{ KS } Yes, not all countries in the world making a transition use even one transitional justice mechanism. That ends up being one thing that gives us leverage for our research: when we look at the effectiveness of transitional justice, we compare the countries that have used it to the countries that haven’t used it. We can say with confidence from our research that countries that have used trials and domestic human rights prosecutions are more likely to see improvements in human rights than those countries that have not used such prosecutions. We do hope that those research findings, if they enter a policy community or academic literature, would encourage people who believe in transitional justice to advocate for prosecutions.

The early discussion and conceptualization of both truth commissions and prosecutions were ambivalent, and originally it was thought that prosecutions were dangerous and could lead to coups, that they could make things worse rather than making things better. So, we do feel that our research has helped to lay a few of these worries to rest. It’s certainly not easy to prosecute, and prosecutions are not always successful, but you shouldn’t fear that prosecutions will make things worse—we haven’t found any evidence of that as a generalizable phenomenon. I’m not saying that there’s not an individual country where that may have happened, but I am saying that we don’t find it as a more general phenomenon.

World map of case study locations, including Cambodia, Central African Republic, Colombia, Cote d’Ivoire, Guatemala, Iraq, Mali, Sri Lanka, Haiti, and MyanmarWorld map of case study locations, including Cambodia, Central African Republic, Colombia, Cote d’Ivoire, Ethiopia, Guatemala, Iraq, Myanmar, Sri Lanka, and Ukraine.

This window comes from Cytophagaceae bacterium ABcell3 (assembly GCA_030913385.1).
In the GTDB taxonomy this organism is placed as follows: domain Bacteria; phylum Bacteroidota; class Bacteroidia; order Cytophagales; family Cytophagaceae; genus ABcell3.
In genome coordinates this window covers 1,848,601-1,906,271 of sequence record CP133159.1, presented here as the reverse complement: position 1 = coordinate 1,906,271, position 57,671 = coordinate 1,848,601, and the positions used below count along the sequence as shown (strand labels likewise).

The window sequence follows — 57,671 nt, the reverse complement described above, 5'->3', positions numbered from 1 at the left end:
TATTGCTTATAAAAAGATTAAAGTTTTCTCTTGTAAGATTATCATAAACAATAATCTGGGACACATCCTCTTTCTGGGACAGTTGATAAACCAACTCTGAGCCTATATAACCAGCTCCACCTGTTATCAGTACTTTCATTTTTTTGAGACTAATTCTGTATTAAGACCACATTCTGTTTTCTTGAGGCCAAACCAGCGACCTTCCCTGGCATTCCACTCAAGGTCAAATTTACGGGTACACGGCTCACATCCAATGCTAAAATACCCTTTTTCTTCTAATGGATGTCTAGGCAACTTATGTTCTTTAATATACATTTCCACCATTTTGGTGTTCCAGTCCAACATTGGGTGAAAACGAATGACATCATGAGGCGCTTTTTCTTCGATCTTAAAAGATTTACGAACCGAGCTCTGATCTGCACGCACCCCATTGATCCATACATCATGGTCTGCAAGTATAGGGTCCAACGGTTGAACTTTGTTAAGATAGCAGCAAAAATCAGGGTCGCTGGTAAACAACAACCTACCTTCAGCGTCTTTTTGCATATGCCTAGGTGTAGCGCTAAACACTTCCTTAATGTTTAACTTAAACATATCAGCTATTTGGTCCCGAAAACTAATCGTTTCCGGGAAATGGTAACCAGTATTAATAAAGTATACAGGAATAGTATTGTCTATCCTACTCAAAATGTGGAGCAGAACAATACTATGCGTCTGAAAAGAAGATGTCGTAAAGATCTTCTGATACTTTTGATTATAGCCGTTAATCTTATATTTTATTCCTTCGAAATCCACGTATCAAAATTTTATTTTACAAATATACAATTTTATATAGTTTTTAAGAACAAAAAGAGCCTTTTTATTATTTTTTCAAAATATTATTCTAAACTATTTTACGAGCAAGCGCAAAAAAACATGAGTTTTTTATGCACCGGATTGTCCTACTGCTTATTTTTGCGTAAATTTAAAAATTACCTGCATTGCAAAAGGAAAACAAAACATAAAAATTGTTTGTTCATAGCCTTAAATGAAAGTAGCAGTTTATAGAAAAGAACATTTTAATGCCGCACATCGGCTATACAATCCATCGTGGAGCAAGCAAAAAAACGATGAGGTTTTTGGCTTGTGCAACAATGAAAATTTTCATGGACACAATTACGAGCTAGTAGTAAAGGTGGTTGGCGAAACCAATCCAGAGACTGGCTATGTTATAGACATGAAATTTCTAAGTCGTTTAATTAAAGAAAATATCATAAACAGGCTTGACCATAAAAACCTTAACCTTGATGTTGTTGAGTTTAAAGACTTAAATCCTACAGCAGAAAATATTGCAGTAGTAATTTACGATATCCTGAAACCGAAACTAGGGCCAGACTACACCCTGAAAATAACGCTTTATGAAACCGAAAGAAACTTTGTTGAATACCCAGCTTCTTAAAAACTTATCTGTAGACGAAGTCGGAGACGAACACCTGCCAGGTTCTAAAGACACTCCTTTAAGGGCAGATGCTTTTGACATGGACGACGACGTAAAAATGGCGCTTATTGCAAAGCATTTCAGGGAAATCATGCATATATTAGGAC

What do you see as the role of the Carr Center within Harvard and the broader human rights movement?

{ KS } I think the Transitional Justice program is a good illustration of the work that the Carr Center can do: We are a research community that not only performs research but is committed to outreach and ensuring that our knowledge gets in the hands of people who are engaged in policymaking. I think this is just an emblematic example of the kind of work the Carr Center has done over many years of performing scholarly research, including creating new data sets and scholarly research and writing, while at the same time also performing outreach to make sure its findings don’t just appear in a scholarly journal but become known by the policy world. The Carr Center has also excelled at professional development. Our Transitional Justice Fellows are a good example of that: We have young scholars and staff members who are with us and who are all committed to their professional development and the idea that they should grow as scholars and researchers through their involvement with our program. In the past year, I’ve seen this group of young people that we’re working with really develop professionally through the work.